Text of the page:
This tightly-packed narrative does provide, however, a chronicle of the accelerating activism and accompanying tensions on campus from the early 1960s, when Stanford was an important recruiting center for the student-based who served in the civil rights movement, through Franklin’s firing in 1972, after which both Stanford and the country seemed to recoil in exhaustion. Relying as he does primarily on sources such as the Stanford “Daily” and records from various faculty and administrative committees and boards, Lyman seems detached from his own memoir (a tiny but revealing detail: he is more likely to refer to his wife, Jing, as “my spouse” than as “my wife,” and rarely uses her first name at all). As a result, while events are described clearly and in detail, the personalities involved and the role that those personalities (including his own) might have played are minimized. This is unfortunate not only because many of these personalities were colorful—consider only Chaplain B. Davie Napier, the local equivalent of Yale’s William Sloane Coffin; student government leader David Harris; and, of course, the combustible Franklin—but also because this omission means that the role of individuals in shaping the course of events is not considered as seriously as it might be. For a historian, as Lyman is, that’s a serious omission indeed.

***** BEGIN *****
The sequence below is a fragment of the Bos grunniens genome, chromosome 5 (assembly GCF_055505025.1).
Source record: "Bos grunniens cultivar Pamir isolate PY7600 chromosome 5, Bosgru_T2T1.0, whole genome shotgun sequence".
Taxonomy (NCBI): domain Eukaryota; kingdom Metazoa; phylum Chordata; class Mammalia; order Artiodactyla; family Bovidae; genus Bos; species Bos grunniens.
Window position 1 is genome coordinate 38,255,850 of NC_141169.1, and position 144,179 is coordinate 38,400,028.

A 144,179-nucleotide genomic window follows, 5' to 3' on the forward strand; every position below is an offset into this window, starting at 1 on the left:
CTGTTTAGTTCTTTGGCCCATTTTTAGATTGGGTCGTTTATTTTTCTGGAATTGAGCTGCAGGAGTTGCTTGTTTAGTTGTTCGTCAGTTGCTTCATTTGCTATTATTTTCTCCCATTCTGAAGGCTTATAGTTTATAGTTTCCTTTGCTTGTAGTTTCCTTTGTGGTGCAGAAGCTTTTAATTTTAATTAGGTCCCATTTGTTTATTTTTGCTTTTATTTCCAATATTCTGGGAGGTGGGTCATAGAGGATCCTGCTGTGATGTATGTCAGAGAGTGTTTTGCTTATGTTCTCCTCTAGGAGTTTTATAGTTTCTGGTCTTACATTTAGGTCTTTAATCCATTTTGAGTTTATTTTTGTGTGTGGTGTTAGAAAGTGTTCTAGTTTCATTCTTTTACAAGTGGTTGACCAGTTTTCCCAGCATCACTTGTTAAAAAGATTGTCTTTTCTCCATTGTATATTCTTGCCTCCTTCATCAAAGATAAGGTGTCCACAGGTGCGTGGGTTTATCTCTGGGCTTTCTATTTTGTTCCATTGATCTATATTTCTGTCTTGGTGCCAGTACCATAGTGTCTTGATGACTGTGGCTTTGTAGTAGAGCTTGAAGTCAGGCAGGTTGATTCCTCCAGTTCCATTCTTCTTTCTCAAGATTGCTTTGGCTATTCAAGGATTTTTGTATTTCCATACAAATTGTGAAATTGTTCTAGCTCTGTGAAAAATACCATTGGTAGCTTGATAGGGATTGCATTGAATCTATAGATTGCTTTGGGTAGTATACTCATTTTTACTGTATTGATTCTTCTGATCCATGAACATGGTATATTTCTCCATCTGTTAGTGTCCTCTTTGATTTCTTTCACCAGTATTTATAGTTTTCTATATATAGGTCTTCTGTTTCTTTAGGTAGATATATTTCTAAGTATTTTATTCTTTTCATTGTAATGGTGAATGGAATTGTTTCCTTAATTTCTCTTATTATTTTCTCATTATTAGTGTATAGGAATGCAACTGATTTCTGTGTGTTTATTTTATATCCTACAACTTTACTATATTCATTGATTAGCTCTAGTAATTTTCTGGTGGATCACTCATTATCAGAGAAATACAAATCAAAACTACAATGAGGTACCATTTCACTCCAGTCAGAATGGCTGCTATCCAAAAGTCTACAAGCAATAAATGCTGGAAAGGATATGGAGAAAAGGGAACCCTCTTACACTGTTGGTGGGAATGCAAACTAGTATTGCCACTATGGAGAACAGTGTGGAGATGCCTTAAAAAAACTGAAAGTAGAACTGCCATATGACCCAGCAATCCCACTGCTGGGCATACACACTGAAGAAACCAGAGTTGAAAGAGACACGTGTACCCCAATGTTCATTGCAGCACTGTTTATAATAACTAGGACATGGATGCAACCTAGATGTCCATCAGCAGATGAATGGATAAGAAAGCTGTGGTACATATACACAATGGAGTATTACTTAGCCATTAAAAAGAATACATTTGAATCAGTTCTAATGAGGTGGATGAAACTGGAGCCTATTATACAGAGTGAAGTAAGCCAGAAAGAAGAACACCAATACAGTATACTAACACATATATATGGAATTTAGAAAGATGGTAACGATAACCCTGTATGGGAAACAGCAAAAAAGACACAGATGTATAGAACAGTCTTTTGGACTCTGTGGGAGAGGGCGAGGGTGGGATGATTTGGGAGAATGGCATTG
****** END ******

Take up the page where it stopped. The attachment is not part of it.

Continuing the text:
Lyman narrates events matter-of-factly, but they are so vivid that even deadpan prose can’t flatten them completely. At first protests were peaceful, focused on student rights and civil rights. But the escalating Vietnam War changed all that. Stanford’s rise to prominence after World War II had been fueled partly by Provost Frederick Terman’s genius in finding federal support. By the mid 1960s, classified research, funded by the Defense Department and presumably war-related, was conducted on campus and at the nearby Stanford Research Institute. All war-related activities became a lightning rod, and protest turned violent. In 1968 the ROTC building was burned, and a fire was set in President Sterling’s office. The 1969 occupation of the Applied Electronics Laboratory (AEL), which ended relatively peacefully, was followed by the occupation of an administration building, Encina Hall, which ended with police clearing the place.